Title

ABCC4/MRP4 contributes to the aggressiveness of Myc-associated epithelial ovarian cancer.

Document Type

Article

Publication Date

10-15-2020

Publication Title

International journal of cancer. Journal international du cancer

Keywords

JGM, Carcinoma, Endometrioid, Carcinoma, Ovarian Epithelial, Cell Line, Tumor, Cell Movement, Cell Proliferation, Cystadenocarcinoma, Serous, Drug Resistance, Neoplasm, Female, Gene Expression Regulation, Neoplastic, Genes, myc, Humans, Multidrug Resistance-Associated Proteins, Ovarian Neoplasms, Prognosis, RNA, Small Interfering, Survival Rate

JAX Source

Int J Cancer 2020 Oct 15; 147(8):2225-2238

Volume

147

Issue

8

First Page

2225

Last Page

2238

ISSN

1097-0215

PMID

32277480

DOI

https://doi.org/10.1002/ijc.33005

Abstract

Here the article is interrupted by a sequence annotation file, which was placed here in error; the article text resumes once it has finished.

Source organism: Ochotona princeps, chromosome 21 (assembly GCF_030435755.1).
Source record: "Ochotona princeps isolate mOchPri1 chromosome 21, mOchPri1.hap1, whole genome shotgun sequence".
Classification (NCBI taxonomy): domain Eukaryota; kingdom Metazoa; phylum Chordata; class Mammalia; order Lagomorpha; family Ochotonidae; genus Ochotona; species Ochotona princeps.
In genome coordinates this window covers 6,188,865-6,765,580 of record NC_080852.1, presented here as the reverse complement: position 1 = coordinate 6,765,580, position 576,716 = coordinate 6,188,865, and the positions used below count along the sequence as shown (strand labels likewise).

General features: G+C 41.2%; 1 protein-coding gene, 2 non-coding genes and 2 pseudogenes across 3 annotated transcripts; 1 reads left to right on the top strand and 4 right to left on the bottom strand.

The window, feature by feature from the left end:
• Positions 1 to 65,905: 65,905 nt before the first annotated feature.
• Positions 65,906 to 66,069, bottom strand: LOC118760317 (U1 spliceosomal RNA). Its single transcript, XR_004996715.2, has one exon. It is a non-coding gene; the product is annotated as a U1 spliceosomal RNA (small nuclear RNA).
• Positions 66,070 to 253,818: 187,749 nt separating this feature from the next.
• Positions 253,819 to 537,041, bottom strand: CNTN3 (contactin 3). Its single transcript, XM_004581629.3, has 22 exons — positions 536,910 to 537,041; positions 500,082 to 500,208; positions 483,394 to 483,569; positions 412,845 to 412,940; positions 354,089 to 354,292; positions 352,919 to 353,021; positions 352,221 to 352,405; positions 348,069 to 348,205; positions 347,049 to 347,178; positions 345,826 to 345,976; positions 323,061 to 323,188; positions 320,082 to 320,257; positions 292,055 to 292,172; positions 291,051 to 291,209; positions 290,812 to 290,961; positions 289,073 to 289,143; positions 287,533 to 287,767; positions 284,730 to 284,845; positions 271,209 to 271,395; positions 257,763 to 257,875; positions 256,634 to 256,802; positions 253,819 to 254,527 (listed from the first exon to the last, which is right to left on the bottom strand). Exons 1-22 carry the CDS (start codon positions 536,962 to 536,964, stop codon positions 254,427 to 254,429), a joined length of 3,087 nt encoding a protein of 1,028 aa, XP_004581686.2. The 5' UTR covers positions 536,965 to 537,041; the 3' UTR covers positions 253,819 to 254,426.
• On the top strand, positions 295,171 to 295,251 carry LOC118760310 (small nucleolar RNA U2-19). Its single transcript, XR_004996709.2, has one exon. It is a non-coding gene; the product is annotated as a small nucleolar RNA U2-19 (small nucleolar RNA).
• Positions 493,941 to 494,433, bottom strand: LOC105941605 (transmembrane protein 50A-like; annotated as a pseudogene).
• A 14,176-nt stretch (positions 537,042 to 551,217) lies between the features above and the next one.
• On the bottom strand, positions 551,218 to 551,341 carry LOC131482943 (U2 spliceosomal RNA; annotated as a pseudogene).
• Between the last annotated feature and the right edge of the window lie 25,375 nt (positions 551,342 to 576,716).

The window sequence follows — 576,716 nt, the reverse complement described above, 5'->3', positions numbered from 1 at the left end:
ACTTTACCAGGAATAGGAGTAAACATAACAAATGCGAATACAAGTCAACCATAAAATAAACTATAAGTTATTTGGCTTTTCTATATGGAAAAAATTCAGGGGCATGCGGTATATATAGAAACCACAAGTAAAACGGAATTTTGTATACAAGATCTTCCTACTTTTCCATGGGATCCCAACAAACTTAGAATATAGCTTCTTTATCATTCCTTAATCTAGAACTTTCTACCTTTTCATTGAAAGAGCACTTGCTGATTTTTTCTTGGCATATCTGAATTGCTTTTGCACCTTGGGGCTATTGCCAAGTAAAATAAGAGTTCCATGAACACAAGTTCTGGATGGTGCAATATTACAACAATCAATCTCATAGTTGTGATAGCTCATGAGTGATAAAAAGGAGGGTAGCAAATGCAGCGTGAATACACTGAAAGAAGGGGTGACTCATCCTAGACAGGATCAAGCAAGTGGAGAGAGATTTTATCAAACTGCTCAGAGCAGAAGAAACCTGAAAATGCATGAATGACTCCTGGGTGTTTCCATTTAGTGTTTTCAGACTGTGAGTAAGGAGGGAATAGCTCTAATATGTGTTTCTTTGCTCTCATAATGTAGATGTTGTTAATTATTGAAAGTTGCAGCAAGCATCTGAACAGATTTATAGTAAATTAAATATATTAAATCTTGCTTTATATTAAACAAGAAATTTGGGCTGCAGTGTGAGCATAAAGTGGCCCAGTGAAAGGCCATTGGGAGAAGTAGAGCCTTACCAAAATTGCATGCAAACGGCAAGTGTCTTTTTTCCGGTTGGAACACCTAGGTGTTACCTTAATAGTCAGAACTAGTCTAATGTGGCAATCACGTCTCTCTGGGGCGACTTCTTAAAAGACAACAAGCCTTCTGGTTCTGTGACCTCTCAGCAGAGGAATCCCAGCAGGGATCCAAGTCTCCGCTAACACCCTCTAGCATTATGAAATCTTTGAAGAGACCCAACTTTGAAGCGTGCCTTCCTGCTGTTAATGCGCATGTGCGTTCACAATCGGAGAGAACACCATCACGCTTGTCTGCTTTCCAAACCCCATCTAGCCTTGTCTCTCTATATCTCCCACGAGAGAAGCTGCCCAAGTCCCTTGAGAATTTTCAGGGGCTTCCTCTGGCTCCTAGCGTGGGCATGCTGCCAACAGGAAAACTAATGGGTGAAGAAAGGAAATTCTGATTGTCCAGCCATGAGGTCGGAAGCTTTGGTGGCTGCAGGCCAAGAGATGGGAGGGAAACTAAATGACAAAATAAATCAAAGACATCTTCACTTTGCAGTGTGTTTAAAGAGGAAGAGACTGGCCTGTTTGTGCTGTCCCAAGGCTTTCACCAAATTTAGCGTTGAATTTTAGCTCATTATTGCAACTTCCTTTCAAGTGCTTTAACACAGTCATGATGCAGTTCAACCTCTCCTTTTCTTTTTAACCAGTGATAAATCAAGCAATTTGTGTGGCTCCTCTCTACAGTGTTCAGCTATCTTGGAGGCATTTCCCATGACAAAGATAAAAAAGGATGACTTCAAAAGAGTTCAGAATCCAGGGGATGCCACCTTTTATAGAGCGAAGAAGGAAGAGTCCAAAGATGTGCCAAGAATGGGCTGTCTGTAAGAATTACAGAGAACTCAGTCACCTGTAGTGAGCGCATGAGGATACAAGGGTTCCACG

Epithelial ovarian cancer (EOC) is a complex disease comprising discrete histological and molecular subtypes, for which survival rates remain unacceptably low. Tailored approaches for this deadly heterogeneous disease are urgently needed. Efflux pumps belonging to the ATP-binding cassette (ABC) family of transporters are known for roles in both drug resistance and cancer biology and are also highly targetable. Here we have investigated the association of ABCC4/MRP4 expression to clinical outcome and its biological function in endometrioid and serous tumors, common histological subtypes of EOC. We found high expression of ABCC4/MRP4, previously shown to be directly regulated by c-Myc/N-Myc, was associated with poor prognosis in endometrioid EOC (P = .001) as well as in a subset of serous EOC with a "high-MYCN" profile (C5/proliferative; P = .019). Transient siRNA-mediated suppression of MRP4 in EOC cells led to reduced growth, migration and invasion, with the effects being most pronounced in endometrioid and C5-like serous cells compared to non-C5 serous EOC cells. Sustained knockdown of MRP4 also sensitized endometrioid cells to MRP4 substrate drugs. Furthermore, suppression of MRP4 decreased the growth of patient-derived EOC cells in vivo. Together, our findings provide the first evidence that MRP4 plays an important role in the biology of Myc-associated ovarian tumors and highlight this transporter as a potential therapeutic target for EOC.

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